Even before recycling was popular, my grandparents practiced it. My widowed grandma (photo on left) saved everything, and I do mean everything. She made a string ball on which she rolled any extra pieces of twine she found. You never knew when you’d need a piece to wrap something. She reused the colorful patterned cotton bags that held flour bought from the store for dishcloths or aprons.

My mom continued this tradition of recycling everything. When we cleaned out her house after her death, we found many little bottles filled with used paper clips, rubber bands, and safety pins. More than she could ever use in her lifetime.

No need for a garbage disposal, extra leftovers or scraps from the table were saved to feed the dog, cat or the chickens. Worn out clothing was recycled as rags or cut into patterns to be pieced together to make a quilt top, clothes for younger family members or strips to weave a rug for the living room. I think my grandparents’ frugality came out of necessity after surviving the Great Depression, and because there was no welfare system or social security benefits available. 

Widowed with five young children to raise, my grandma had to work outside her home. Hard physical work was her lot in life as she only had a sixth grade education: taking in laundry, cooking for boarders, washing dishes, ironing, and assisting the local doctor on maternity cases. If she didn’t provide for her family, no one else would. Her oldest daughter Esther (photo on right), out of necessity, became the babysitter for the family while grandma worked.

My other grandparents always had a garden and some chickens. Grandpa hunted deer and other wildlife for food while grandma made their bread, bottled fruit, made jam, corned beef and sauerkraut, and filled their root cellar with garden produce stored for the winter. Able to sew their clothing and mend anything, they followed the pioneer adage: use it up, wear it out, make do or do without

Grandpa was frugal and careful about always saving a little for a rainy day. He saved his money in the local bank until he had enough to buy a new car or any other expensive purchase, then he paid cash. Can you imagine us doing that today? They didn’t have credit cards but lived frugally and recycled all they could. We would do well to follow their example.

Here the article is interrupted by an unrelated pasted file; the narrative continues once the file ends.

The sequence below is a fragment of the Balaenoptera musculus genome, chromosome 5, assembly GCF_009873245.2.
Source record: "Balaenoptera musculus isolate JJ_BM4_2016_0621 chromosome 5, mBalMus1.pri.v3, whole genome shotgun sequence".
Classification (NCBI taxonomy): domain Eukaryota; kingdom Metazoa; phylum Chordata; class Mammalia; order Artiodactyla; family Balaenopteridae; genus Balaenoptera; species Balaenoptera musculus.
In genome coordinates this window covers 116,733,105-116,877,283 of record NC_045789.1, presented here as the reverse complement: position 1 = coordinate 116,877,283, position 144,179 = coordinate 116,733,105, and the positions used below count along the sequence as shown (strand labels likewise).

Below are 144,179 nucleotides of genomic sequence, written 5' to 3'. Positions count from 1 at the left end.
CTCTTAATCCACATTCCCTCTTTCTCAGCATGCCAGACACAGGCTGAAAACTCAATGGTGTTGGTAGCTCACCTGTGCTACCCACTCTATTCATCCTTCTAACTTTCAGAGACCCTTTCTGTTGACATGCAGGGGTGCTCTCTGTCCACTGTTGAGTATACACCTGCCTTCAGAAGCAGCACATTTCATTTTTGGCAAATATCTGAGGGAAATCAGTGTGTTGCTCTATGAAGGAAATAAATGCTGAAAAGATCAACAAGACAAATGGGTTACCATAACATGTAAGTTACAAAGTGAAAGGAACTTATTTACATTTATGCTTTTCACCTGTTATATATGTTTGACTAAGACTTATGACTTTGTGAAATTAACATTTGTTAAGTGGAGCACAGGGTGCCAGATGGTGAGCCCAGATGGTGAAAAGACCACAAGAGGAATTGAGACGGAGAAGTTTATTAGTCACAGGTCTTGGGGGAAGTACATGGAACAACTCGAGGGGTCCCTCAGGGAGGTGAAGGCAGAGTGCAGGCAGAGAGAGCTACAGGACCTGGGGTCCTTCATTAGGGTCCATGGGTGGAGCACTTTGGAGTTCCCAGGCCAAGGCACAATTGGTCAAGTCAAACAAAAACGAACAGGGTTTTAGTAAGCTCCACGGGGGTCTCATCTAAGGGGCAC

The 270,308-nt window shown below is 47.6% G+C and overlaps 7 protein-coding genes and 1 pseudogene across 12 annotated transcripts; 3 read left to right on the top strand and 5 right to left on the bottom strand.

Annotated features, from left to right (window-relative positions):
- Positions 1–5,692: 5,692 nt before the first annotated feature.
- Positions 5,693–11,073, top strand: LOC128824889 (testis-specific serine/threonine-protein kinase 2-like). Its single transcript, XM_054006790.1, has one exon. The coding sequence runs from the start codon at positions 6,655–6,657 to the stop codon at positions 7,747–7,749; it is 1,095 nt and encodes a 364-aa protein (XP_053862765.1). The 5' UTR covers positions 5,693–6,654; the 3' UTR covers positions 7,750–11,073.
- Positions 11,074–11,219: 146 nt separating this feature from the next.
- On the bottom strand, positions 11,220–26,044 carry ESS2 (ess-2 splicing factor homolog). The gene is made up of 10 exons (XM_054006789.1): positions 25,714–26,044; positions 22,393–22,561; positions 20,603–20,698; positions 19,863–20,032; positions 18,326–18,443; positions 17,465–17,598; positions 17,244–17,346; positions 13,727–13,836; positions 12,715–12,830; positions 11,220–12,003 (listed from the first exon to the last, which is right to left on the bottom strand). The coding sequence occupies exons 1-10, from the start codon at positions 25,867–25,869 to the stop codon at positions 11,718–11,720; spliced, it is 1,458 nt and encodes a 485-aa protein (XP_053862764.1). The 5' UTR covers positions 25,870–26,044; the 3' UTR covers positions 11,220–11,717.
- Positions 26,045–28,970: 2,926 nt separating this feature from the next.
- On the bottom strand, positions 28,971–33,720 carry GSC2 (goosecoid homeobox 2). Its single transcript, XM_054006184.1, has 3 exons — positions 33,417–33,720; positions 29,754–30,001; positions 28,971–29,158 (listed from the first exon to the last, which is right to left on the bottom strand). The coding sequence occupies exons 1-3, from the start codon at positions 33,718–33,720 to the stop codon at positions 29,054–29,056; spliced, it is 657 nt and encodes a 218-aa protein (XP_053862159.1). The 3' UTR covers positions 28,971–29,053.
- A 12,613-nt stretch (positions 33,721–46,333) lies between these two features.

Thursday, September 4, 2008

Slow down...

There was an article in our local newspaper today about a new Slow Food movement...from San Franscisco where some 30,000 people gathered for Labor Day weekend to persuade Americans to reject fast, cheap food and embrace organic, local agriculture and a return to the kitchen. 

I agree, we have become a nation of fast food junkies and non-cooks. It takes time and energy to plan out menus, shop carefully and then cook nutritious meals. I remember one KFC commerical that says, we're having a home cooked meal, then the mom brings in the paper buckets of KFC chicken and side dishes. We are raising a generation of kids that don't know how to cook or what real home cooked meals look like.

Wednesday, September 3, 2008


Find a moment of tranquility within your day and savor it.

Tranquility, an elusive essence
God’s peace in our busy lives
Comes unannounced as we seek 
Quiet times in the midst of the tumult
That is our modern day life

Nature fills our soul with beauty
Innocence and joy all manifested
In a single flower opening or
Watching young wildlife frolic
Yet we spend all our time indoors

What brings tranquility to your life?

Tuesday, September 2, 2008


Been eating Dove dark chocolates-just one a day...I bought dark ones cause my husband likes them so much. I love the milk chocolates-lighter chocolates, but if I buy those ones I eat too many. Anyway, this saying was inside the one I ate....Failure is only the opportunity to begin again more intelligently. That's an interesting statement, if you substitute the word mistakes are for failure is, it makes more sense. 

Isn't that how we learn? We do something and it doesn't work so we try a different approach. I know I did that lots in child rearing. So glad those days are over. I love to celebrate my successes in that area of my life and try to learn from my mistakes. Another saying that has helped me over the years comes from an LDS church leader Boyd K. Packer...if you keep trying you haven't failed. Life is a learning experience. That how we gain wisdom, the hard way...(photo of me as a young mother with my first son Frank who is now in his forties, married and raising a son.)

Monday, September 1, 2008

Developing New Habits

Well, it's another new month September with unlimited possibilities and opportunities for being an influence for good in the world. By the way, check out Han's blog if you want to donate to his school project in Kenya and Nedret's Water for Ethiopia-I just gave to both through Pen Pal and it feels great. All you have to decide is just what to do, then DO IT. I love to make TO DO lists and cross off items when they are done but there needs to be a balance in our list and our life. It's easy to let one thing like work or blogging or hobbies or other commitments take too much time. 

The secret is PRIORITIZING our life. What is most important, probably #1 is our HEALTH not just physically but emotionally, intellectually and spiritually. Taking care of those needs first, so we can give to others-our family, friends, community, church or charitable projects. My goal for September is to continue the good things on my list and try to focus more on my spiritual growth through prayer and scripture study. 

What's on your mind/list in this new month?